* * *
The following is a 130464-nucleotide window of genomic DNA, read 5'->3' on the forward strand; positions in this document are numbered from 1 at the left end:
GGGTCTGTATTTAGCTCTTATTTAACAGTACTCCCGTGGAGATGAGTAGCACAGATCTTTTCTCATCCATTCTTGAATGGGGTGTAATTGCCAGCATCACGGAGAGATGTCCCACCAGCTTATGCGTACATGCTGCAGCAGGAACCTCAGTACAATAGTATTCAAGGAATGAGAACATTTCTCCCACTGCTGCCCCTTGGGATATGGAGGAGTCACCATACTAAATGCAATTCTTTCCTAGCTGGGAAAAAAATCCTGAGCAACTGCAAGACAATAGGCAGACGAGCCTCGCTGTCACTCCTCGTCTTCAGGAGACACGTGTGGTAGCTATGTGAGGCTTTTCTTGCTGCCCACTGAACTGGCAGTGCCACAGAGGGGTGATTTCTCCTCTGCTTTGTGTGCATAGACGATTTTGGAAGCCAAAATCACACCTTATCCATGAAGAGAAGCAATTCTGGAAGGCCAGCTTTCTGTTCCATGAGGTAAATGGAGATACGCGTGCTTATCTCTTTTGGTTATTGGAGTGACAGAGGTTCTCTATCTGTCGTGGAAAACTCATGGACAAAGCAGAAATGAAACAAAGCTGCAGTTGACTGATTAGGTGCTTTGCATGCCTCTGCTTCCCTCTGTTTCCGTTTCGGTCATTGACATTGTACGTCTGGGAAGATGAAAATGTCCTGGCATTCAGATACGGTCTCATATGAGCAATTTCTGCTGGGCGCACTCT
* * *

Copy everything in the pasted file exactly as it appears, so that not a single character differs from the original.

The following is a 130464-nucleotide window of genomic DNA, read 5'->3' on the forward strand; positions in this document are numbered from 1 at the left end:
GGGTCTGTATTTAGCTCTTATTTAACAGTACTCCCGTGGAGATGAGTAGCACAGATCTTTTCTCATCCATTCTTGAATGGGGTGTAATTGCCAGCATCACGGAGAGATGTCCCACCAGCTTATGCGTACATGCTGCAGCAGGAACCTCAGTACAATAGTATTCAAGGAATGAGAACATTTCTCCCACTGCTGCCCCTTGGGATATGGAGGAGTCACCATACTAAATGCAATTCTTTCCTAGCTGGGAAAAAAATCCTGAGCAACTGCAAGACAATAGGCAGACGAGCCTCGCTGTCACTCCTCGTCTTCAGGAGACACGTGTGGTAGCTATGTGAGGCTTTTCTTGCTGCCCACTGAACTGGCAGTGCCACAGAGGGGTGATTTCTCCTCTGCTTTGTGTGCATAGACGATTTTGGAAGCCAAAATCACACCTTATCCATGAAGAGAAGCAATTCTGGAAGGCCAGCTTTCTGTTCCATGAGGTAAATGGAGATACGCGTGCTTATCTCTTTTGGTTATTGGAGTGACAGAGGTTCTCTATCTGTCGTGGAAAACTCATGGACAAAGCAGAAATGAAACAAAGCTGCAGTTGACTGATTAGGTGCTTTGCATGCCTCTGCTTCCCTCTGTTTCCGTTTCGGTCATTGACATTGTACGTCTGGGAAGATGAAAATGTCCTGGCATTCAGATACGGTCTCATATGAGCAATTTCTGCTGGGCGCACTCT